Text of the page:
BY ROBERT THOMAS – The Hawaii Constitution requires that a member of the state House of Representatives be a “qualified voter” of the district she or he represents. In Hussey v. Say, No. CAAP-13-0002255 (Apr. 24, 2014), the Hawaii Intermediate Court of Appeals analyzed how someone who asserts that the representative from District A is in actuality a qualified voter in District B goes about mounting a legal challenge. Is this really a challenge to the representative’s voter registration, and thus must be instituted in the county’s Board of Registration, or may the challenger institute a quo warranto lawsuit in state circuit court? The ICA settled on the latter answer, concluding that courts have jurisdiction to consider these type of claims.
The case involved allegations that a long-time House member who represents one district and is registered to vote there was actually living in another district (where his spouse and family live and are registered). The plaintiffs instituted a circuit court lawsuit which sought an order of quo warranto to “inquir[e] by what authority the person claims the office …” The trial court dismissed, concluding that this was really a challenge to the rep’s voter registration, and that jurisdiction over that claim lies with the county Board of Registration, which reviews registration decisions by the county clerks. The ICA disagreed, holding that this was a challenge to the representative’s qualifications under the Constitution, and that courts “are the ultimate interpreters of the Constitution.” Slip op. at 6.
We and our Damon Key colleagues have been down this path before, in two recent Hawaii Supreme Court cases relied upon by the ICA which addressed these issues, and in which we represented the prevailing parties. These decision set out the guidelines about how these types of challenges should go down. See Dupree v. Hiraga, 121 Haw. 297, 219 P.3d 1084 (2009); DeJetley v. Kahoohalahala, 122 Haw. 251, 226 P.3d 421 (2010).
In DeJetley, the court noted the jurisdiction of the BOR’s is limited to questions of a voter’s registration, and not the effects of such a ruling. There, the plaintiffs who objected to the qualifications of a member of the Maui County Council to serve, challenged his voter registration, asserting that he registered as a Lanai resident when he really resided on Maui. The Maui BOR concluded that he was not a resident of Lanai, and did not make any determination of whether he was qualified to serve on the Council. The Supreme Court affirmed. The ICA applied that ruling to reverse the trial court’s recasting of the plaintiff’s claims as challenges to the representative’s voter registration, and not his qualifications. In the related Kahoohalahala case, the Supreme Court held that quo warranto is a proper claim for relief to challenge the qualifications of an office holder (as well as declaratory relief), and that circuit courts have jurisdiction to hear those type of cases.
In an intriguing footnote, the ICA noted that the circuit court did not dismiss the case for failure to state a claim, merely for lack of subject matter jurisdiction:
The circuit court did not dismiss the petition for failure to state a claim pursuant to HRCP Rule 12(b)(6), and Say did not so move. That issue is not before us. It was not raised and addressed below. This case is solely about the jurisdiction of the circuit court to entertain a Petition for Quo Warranto pursuant to HRS § 603-21.7.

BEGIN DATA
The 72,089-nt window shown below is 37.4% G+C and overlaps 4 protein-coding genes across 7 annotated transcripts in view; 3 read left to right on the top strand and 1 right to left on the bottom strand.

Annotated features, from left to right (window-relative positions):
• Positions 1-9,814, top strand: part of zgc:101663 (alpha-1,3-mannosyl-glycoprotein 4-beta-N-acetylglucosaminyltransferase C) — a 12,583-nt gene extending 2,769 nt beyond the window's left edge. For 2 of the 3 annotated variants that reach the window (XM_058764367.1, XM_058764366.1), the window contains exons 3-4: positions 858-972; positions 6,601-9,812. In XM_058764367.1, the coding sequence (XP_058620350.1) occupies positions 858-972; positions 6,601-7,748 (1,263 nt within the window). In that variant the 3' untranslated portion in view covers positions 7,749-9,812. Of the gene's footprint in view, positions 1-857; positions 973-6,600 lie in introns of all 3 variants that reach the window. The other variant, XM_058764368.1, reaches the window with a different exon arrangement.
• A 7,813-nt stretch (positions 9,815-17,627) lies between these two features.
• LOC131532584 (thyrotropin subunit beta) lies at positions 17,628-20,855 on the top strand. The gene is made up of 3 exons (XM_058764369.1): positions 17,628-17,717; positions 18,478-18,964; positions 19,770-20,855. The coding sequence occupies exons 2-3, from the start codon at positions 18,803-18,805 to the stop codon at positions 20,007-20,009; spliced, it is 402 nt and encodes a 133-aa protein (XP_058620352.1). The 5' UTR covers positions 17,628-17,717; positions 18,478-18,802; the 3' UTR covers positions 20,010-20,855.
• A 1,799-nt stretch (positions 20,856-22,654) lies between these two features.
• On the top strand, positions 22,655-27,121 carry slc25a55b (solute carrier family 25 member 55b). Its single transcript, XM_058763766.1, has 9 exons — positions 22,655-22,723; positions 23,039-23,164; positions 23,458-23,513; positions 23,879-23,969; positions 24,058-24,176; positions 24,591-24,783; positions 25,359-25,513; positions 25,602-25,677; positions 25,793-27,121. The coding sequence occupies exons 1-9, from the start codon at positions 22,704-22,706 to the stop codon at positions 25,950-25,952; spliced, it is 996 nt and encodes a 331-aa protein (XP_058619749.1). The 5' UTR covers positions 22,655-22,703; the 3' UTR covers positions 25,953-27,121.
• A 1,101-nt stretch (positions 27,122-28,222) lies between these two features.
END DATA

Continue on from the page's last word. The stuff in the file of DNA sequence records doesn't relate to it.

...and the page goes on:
Does this mean that the issue of whether there’s a viable claim in this case is still up for discussion on remand? It shouldn’t be (Dupree and Kahoohalahala should make short work of that argument), but this footnote indicates that it might. If so, then the fact that the circuit court treated this issue solely as one of subject matter jurisdiction — rather than as one about the nature of the plaintiffs claims — made this case more difficult than it needed to be. To the ICA, the plaintiff alleged a quo warranto claim, and circuit courts by statute possess subject matter jurisdiction over quo warranto claims. Game, set, match.
No doubt the correct result, but an exceedingly obvious and simple issue. The appeal was only necessary because the circuit court essentially rewrote the plaintiffs’ complaint, concluding that the challenge really was to the rep’s voter registration and not his qualifications for office. Issues that overlap, for sure, as in Dupree and Kahoohalahala, and brought about by the text of the Constitution, which makes a rep’s voter registration an essential element of a qualifications challenge. But these are issues that, if set forth properly in the complaint, should have been clear enough to understand that they were separate. From the ICA’s narrative of the proceedings, it seems the circuit court should not have gone behind the plaintiffs’ allegations challenging the rep’s qualifications (because, among other thiings, he allegedly resided elsewhere and thus his voter registration was erroneous), and recast the complaint as really about his voter registration. The plaintiff should be in charge of what claims are set forth in the complaint.
So if a citizen wants to challenge an official’s voter registration, that claim is instituted with the county clerk, with review by the county’s BOR, followed by an appeal to the appellate courts. But if the citizen thinks the official is not qualified for office, the challenge can be in the form of a quo warranto or declaratory claim in circuit court, even when part of that claim is that the official has registered to vote in the wrong district, as was the case here.
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